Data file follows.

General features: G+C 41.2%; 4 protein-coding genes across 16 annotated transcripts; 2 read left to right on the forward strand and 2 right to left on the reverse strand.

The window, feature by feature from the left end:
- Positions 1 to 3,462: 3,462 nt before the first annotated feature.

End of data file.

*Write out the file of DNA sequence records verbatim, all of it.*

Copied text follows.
General features: G+C 41.2%; 4 protein-coding genes across 16 annotated transcripts; 2 read left to right on the forward strand and 2 right to left on the reverse strand.

The window, feature by feature from the left end:
- Positions 1 to 3,462: 3,462 nt before the first annotated feature.